- The seller taking a legal charge (mortgage) over the land. However this is not always practicable because the buyer will often need to mortgage the land to a bank in order to buy the land or develop it after obtaining planning permission, in which case the bank might refuse to grant the seller a second charge over the land to secure the overage payment.
- Instead of selling the freehold, the seller could grant the buyer a long lease of the land at nil rent. In that case, the buyer’s positive obligation to pay the overage would be a tenant’s covenant, enforceable against successive tenants under the lease. However a leasehold tenure is not as attractive a proposition as a freehold to a prospective buyer or their bank lender.
- The seller could reserve ransom strips around the perimeter of the land sold, giving the buyer an option to purchase the ransom strips on payment of the overage if and when it falls due.
- Restrictions can be placed in the register of the buyer’s title to the land, prohibiting the buyer from selling it on without the seller’s consent, which would only be granted upon payment of the required overage or the new buyer entering into a Deed of Covenant to comply with the Overage Agreement.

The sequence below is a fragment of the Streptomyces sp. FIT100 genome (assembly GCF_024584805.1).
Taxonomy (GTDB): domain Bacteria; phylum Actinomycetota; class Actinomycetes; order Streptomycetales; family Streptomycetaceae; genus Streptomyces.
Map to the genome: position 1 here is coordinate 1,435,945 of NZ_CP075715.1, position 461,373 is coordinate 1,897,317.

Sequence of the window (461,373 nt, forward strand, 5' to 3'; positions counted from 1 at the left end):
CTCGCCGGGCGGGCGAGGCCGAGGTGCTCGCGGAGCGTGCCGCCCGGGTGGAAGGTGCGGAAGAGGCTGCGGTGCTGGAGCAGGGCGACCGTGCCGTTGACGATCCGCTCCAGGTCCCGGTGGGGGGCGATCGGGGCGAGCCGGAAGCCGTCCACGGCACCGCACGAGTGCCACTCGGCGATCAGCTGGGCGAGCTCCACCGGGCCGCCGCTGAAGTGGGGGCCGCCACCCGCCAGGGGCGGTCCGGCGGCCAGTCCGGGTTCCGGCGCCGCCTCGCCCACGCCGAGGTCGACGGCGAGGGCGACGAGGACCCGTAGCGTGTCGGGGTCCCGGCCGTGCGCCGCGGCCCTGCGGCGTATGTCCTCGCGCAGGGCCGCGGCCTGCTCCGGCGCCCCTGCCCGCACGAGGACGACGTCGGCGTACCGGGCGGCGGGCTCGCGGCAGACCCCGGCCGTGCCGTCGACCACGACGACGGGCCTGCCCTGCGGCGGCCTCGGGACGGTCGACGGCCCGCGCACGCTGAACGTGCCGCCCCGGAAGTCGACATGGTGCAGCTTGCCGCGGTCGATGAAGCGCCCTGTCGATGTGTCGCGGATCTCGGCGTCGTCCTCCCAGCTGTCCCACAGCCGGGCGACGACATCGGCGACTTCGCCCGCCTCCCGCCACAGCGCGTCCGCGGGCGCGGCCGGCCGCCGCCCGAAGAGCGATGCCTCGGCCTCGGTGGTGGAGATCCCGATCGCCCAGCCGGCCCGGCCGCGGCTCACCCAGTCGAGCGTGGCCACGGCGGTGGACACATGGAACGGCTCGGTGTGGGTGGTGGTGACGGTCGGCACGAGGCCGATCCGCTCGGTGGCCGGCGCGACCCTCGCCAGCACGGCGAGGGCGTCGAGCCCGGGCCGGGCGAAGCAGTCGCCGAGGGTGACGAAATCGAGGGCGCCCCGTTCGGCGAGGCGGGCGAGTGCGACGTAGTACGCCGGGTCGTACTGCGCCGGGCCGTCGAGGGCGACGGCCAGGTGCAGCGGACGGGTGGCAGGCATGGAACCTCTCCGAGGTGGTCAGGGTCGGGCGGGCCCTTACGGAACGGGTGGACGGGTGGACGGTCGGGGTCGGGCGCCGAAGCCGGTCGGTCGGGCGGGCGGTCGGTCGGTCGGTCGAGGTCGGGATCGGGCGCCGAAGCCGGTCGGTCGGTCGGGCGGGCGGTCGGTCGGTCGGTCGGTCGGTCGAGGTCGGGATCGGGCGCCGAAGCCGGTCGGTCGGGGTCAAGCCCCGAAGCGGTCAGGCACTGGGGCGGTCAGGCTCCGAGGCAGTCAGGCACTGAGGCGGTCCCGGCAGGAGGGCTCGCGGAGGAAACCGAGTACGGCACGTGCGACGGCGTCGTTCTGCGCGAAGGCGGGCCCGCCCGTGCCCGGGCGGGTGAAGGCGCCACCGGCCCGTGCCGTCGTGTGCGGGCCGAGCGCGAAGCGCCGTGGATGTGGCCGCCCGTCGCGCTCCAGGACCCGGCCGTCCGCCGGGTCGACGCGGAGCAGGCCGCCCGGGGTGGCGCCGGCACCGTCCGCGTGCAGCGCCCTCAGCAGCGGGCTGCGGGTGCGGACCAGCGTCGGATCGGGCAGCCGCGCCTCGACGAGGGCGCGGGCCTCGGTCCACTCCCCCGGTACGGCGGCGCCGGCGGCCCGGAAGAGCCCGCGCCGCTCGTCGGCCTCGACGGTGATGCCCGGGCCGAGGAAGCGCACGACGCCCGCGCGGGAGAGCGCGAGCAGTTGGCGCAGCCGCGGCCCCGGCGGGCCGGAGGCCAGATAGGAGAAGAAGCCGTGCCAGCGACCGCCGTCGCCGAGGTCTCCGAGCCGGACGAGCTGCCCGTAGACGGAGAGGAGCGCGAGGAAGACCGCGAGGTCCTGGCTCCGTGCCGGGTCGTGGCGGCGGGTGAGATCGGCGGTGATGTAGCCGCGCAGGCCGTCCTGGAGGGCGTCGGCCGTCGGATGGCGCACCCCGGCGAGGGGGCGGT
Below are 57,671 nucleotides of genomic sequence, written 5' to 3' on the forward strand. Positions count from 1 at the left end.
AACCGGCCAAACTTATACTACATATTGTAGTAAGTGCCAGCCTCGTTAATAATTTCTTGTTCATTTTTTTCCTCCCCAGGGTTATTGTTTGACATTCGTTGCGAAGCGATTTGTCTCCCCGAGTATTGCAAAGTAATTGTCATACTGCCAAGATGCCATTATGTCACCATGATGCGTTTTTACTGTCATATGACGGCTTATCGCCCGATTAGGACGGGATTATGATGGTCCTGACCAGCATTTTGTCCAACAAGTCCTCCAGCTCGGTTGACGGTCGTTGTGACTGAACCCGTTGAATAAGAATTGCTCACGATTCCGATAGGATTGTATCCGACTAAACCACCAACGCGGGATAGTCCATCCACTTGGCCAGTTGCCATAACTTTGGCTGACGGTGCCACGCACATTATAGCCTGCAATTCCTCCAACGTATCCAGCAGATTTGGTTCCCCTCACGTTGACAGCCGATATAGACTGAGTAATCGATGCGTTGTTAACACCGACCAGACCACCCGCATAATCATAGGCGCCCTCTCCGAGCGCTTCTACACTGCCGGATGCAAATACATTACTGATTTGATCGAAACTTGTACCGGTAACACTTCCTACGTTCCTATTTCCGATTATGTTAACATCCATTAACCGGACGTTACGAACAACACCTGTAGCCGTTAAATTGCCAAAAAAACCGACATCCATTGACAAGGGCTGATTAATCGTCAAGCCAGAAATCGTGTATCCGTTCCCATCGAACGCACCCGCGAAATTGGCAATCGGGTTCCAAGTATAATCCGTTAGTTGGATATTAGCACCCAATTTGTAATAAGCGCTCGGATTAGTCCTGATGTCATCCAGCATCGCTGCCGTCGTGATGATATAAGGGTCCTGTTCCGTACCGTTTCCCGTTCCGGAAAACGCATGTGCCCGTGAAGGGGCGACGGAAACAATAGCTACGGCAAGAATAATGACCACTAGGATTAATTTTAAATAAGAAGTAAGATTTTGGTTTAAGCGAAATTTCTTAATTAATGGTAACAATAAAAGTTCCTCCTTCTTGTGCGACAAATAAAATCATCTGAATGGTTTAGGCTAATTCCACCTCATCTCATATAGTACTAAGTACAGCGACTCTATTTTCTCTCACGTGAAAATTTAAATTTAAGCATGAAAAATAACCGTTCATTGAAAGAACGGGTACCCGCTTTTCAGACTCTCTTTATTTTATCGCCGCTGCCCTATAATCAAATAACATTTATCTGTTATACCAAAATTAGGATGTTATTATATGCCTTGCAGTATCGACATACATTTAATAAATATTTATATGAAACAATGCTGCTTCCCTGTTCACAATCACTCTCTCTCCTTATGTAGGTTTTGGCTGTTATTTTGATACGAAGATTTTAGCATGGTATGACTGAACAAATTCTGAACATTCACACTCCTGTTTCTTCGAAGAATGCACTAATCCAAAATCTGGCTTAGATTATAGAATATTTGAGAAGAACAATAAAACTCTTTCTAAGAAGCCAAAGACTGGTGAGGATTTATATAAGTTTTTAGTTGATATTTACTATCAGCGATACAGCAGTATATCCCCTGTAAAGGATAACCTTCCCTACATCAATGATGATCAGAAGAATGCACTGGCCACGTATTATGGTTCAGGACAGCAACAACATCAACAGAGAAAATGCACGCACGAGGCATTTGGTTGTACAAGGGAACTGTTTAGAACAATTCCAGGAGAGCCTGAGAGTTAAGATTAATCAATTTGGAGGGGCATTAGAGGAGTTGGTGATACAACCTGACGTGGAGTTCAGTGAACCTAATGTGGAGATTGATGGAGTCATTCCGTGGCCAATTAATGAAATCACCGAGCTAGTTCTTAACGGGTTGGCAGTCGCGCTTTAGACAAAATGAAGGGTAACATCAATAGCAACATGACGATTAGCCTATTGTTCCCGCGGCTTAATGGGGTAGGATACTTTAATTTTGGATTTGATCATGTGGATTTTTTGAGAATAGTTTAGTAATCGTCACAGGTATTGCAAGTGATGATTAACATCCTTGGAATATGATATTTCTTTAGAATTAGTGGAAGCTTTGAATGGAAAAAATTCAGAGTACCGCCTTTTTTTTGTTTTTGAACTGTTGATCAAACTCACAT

A buyer will not always be happy for overage payments to be binding on his successors in title. Having himself paid overage based on planning permission he has obtained for a specific development, the buyer might want the ability to sell on the land to a third party free from overage. However, the seller might wish the overage provisions to remain in force after his buyer has sold on the property with the benefit of such planning permission, in case the buyer’s successor in title, instead of implementing the planning permission obtained by the buyer, subsequently obtains planning permission for a higher use value scheme or for development of a larger area of the land.
Capital Gains Tax